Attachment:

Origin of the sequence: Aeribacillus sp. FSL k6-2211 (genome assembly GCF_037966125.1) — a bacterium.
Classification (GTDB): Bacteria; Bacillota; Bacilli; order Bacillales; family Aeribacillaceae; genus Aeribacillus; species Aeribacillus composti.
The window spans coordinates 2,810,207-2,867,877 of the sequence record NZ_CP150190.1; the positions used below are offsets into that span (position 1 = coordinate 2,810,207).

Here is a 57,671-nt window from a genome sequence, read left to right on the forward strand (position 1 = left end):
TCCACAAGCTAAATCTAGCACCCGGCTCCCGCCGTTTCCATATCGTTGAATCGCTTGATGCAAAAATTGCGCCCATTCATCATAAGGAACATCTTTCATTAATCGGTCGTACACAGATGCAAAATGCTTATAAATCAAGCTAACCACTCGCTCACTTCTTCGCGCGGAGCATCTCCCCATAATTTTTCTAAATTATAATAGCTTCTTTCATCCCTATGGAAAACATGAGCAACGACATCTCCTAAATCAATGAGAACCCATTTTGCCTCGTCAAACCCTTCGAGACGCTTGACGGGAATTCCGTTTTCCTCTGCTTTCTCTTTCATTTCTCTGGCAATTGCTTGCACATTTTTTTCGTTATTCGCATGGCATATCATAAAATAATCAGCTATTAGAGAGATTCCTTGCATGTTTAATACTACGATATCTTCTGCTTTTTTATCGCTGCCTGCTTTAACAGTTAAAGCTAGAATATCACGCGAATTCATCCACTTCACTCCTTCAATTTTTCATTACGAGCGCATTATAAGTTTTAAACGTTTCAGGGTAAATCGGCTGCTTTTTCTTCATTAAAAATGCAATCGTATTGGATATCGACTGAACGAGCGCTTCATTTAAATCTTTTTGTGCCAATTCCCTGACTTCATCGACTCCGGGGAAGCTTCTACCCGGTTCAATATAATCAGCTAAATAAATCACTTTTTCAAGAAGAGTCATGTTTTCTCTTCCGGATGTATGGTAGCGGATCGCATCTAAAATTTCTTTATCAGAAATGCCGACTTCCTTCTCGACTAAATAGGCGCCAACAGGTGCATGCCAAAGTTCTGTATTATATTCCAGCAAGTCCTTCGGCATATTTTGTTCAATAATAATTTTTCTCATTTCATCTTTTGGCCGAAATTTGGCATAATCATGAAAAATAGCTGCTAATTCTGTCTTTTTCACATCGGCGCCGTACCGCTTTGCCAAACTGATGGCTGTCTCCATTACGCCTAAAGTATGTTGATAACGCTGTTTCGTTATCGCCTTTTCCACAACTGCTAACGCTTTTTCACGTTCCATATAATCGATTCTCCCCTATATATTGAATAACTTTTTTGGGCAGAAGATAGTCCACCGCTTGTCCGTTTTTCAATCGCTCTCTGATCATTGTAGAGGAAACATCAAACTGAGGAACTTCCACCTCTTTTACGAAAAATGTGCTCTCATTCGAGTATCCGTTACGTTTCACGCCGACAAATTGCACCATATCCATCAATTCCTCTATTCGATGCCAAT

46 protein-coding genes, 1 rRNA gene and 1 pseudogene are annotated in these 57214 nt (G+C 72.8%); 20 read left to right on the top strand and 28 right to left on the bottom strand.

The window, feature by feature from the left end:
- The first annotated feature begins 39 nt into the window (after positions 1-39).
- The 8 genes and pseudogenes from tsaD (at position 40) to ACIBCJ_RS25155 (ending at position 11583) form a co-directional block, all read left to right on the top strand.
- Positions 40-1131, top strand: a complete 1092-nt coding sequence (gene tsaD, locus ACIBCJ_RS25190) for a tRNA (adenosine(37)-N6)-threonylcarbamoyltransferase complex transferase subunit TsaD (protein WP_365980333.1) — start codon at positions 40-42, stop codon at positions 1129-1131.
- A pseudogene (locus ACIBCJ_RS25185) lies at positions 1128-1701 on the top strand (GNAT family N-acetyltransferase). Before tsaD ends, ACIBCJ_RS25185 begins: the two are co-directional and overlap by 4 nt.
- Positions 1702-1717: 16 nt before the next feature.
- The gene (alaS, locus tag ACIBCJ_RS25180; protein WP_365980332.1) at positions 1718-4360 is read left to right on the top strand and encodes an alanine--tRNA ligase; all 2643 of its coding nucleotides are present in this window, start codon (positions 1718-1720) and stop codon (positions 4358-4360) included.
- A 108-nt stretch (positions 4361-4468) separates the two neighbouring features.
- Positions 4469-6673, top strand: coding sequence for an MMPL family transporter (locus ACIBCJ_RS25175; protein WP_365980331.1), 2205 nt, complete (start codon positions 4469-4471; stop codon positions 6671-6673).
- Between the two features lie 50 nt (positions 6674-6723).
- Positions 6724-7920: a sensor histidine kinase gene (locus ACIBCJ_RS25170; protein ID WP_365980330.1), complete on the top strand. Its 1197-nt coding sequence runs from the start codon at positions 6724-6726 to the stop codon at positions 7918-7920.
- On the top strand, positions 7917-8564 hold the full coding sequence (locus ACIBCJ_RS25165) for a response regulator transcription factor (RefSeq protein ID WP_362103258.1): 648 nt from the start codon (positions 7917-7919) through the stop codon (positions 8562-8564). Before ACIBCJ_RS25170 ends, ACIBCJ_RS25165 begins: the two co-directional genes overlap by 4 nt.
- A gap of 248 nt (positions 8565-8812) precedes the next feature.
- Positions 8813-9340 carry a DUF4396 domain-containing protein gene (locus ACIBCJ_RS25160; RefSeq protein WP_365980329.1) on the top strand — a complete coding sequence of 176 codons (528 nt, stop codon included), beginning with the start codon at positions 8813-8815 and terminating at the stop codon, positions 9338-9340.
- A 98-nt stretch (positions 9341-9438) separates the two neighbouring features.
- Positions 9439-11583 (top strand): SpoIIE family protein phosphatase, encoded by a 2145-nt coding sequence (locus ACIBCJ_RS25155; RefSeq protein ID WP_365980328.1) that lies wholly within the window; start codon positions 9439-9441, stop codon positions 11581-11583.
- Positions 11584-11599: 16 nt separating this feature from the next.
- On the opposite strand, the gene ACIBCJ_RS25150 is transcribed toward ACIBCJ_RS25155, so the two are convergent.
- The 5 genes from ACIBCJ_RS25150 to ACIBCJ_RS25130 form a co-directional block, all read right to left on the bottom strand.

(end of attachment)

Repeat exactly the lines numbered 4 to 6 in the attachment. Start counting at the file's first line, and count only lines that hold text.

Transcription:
Here is a 57,671-nt window from a genome sequence, read left to right on the forward strand (position 1 = left end):
TCCACAAGCTAAATCTAGCACCCGGCTCCCGCCGTTTCCATATCGTTGAATCGCTTGATGCAAAAATTGCGCCCATTCATCATAAGGAACATCTTTCATTAATCGGTCGTACACAGATGCAAAATGCTTATAAATCAAGCTAACCACTCGCTCACTTCTTCGCGCGGAGCATCTCCCCATAATTTTTCTAAATTATAATAGCTTCTTTCATCCCTATGGAAAACATGAGCAACGACATCTCCTAAATCAATGAGAACCCATTTTGCCTCGTCAAACCCTTCGAGACGCTTGACGGGAATTCCGTTTTCCTCTGCTTTCTCTTTCATTTCTCTGGCAATTGCTTGCACATTTTTTTCGTTATTCGCATGGCATATCATAAAATAATCAGCTATTAGAGAGATTCCTTGCATGTTTAATACTACGATATCTTCTGCTTTTTTATCGCTGCCTGCTTTAACAGTTAAAGCTAGAATATCACGCGAATTCATCCACTTCACTCCTTCAATTTTTCATTACGAGCGCATTATAAGTTTTAAACGTTTCAGGGTAAATCGGCTGCTTTTTCTTCATTAAAAATGCAATCGTATTGGATATCGACTGAACGAGCGCTTCATTTAAATCTTTTTGTGCCAATTCCCTGACTTCATCGACTCCGGGGAAGCTTCTACCCGGTTCAATATAATCAGCTAAATAAATCACTTTTTCAAGAAGAGTCATGTTTTCTCTTCCGGATGTATGGTAGCGGATCGCATCTAAAATTTCTTTATCAGAAATGCCGACTTCCTTCTCGACTAAATAGGCGCCAACAGGTGCATGCCAAAGTTCTGTATTATATTCCAGCAAGTCCTTCGGCATATTTTGTTCAATAATAATTTTTCTCATTTCATCTTTTGGCCGAAATTTGGCATAATCATGAAAAATAGCTGCTAATTCTGTCTTTTTCACATCGGCGCCGTACCGCTTTGCCAAACTGATGGCTGTCTCCATTACGCCTAAAGTATGTTGATAACGCTGTTTCGTTATCGCCTTTTCCACAACTGCTAACGCTTTTTCACGTTCCATATAATCGATTCTCCCCTATATATTGAATAACTTTTTTGGGCAGAAGATAGTCCACCGCTTGTCCGTTTTTCAATCGCTCTCTGATCATTGTAGAGGAAACATCAAACTGAGGAACTTCCACCTCTTTTACGAAAAATGTGCTCTCATTCGAGTATCCGTTACGTTTCACGCCGACAAATTGCACCATATCCATCAATTCCTCTATTCGATGCCAAT

46 protein-coding genes, 1 rRNA gene and 1 pseudogene are annotated in these 57214 nt (G+C 72.8%); 20 read left to right on the top strand and 28 right to left on the bottom strand.